At the same time, Mongoose tugged on several strands of his hair, and he realized he could feel her heart beating, hard and rapid, against his spine. It was her distress he answered, not the Station Master’s bribe. “All right,” he said. “I’ll do the best I can.”
Toves and raths colonized like an epidemic, outward from a single originating point, Patient Zero in this case being the tear in spacetime that the first tove had wriggled through. More tears would develop as the toves multiplied, but it was that first one that would become large enough for a rath. While toves were simply lazy—energy efficient, the Arkhamers said primly—and never crawled farther than was necessary to find a useable anchoring point, raths were cautious. Their marauding was centered on the original tear because they kept their escape route open. And tore it wider and wider.
Toves weren’t the problem, although they were a nuisance, with their tendency to use up valuable oxygen, clog ductwork, eat pets, drip goo from ceilings, and crunch wetly when you stepped on them. Raths were worse; raths were vicious predators. Their natural prey might be toves, but they didn’t draw the line at disappearing weakened humans or small gillies, either.
But even they weren’t the danger that had made it hard for Irizarry to sleep the past two rest shifts. What toves tore and raths widened was an access for the apex predator of this alien food chain.
The bandersnatch: Pseudocanis tindalosi. The old records and the indigent Arkhamers called them hounds, but of course they weren’t, any more than Mongoose was a cat. Irizarry had seen archive video from derelict stations and ships, the bandersnatch’s flickering angular limbs appearing like spiked mantis arms from the corners of sealed rooms, the carnage that ensued. He’d never heard of anyone left alive on a station where a bandersnatch manifested, unless they made it to a panic pod damned fast. More importantly, even the Arkhamers in their archive-ships, breeders of Mongoose and all her kind, admitted they had no records of anyone surviving a bandersnatch rather than escaping it.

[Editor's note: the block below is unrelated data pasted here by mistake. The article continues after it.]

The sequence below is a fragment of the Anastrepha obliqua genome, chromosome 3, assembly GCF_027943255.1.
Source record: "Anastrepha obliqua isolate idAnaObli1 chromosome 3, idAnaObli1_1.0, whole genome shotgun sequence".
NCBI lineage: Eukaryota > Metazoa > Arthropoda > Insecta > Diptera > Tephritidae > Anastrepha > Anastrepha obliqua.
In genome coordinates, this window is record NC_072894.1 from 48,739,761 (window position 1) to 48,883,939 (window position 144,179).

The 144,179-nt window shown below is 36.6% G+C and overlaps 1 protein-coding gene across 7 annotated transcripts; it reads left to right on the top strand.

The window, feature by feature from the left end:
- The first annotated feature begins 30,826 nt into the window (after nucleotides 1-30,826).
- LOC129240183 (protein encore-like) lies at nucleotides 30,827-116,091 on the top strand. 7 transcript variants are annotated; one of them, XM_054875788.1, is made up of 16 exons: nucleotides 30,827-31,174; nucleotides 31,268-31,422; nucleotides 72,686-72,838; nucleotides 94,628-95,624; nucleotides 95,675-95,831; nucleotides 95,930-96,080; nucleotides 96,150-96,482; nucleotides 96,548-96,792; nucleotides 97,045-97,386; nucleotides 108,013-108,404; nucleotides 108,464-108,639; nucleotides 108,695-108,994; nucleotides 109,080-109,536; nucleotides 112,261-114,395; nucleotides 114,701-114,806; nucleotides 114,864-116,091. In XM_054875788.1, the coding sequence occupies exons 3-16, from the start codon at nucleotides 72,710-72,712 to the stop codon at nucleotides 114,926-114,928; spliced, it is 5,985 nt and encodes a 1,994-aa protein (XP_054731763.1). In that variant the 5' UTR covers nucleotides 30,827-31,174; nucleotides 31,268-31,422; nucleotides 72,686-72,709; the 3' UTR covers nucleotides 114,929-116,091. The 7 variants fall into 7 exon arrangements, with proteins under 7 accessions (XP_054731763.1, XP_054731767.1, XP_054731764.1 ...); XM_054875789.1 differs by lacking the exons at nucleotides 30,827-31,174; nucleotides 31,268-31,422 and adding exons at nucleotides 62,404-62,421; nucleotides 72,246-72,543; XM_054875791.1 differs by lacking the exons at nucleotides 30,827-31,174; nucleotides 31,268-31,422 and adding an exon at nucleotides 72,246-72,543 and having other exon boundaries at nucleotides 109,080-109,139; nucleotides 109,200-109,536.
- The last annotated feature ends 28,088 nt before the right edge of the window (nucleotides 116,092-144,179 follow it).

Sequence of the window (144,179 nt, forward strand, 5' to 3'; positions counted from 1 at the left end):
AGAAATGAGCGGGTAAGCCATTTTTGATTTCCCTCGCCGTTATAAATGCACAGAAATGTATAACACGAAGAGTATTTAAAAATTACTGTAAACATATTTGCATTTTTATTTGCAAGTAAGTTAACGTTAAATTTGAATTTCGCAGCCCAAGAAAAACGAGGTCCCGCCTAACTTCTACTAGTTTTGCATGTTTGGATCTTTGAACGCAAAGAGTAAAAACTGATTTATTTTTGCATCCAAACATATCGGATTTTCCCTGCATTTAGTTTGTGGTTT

And what he had to do, loosely put, was find the core of the infestation before the bandersnatches did, so that he could eradicate the toves and raths and the stress they were putting on this little corner of the universe. Find the core—somewhere in the miles upon miles of Kadath’s infrastructure. Which was why he was in this little-used service corridor, letting Mongoose commune with every ventilation duct they found.
Anywhere near the access shafts infested by the colony, Kadath Station’s passages reeked of tove—ammoniac, sulfurous. The stench infiltrated the edges of Irizarry’s mask as he lifted his face to a ventilation duct. Wincing in anticipation, he broke the seal on the rebreather and pulled it away from his face on the stiff elastic straps, careful not to lose his grip. A broken nose would not improve his day.
A cultist engineer skittered past on sucker-tipped limbs, her four snake-arms coiled tight beside her for the narrow corridor. She had a pretty smile, for a Christian.
Mongoose was too intent on her prey to be shy. The size of the tove colony might make her nervous, but Mongoose loved the smell—like a good dinner heating, Irizarry imagined. She unfolded herself around his head like a tendriled hood, tentacles outreached, body flaring as she stretched towards the ventilation fan. He felt her lean, her barbels shivering, and turned to face the way her wedge-shaped head twisted.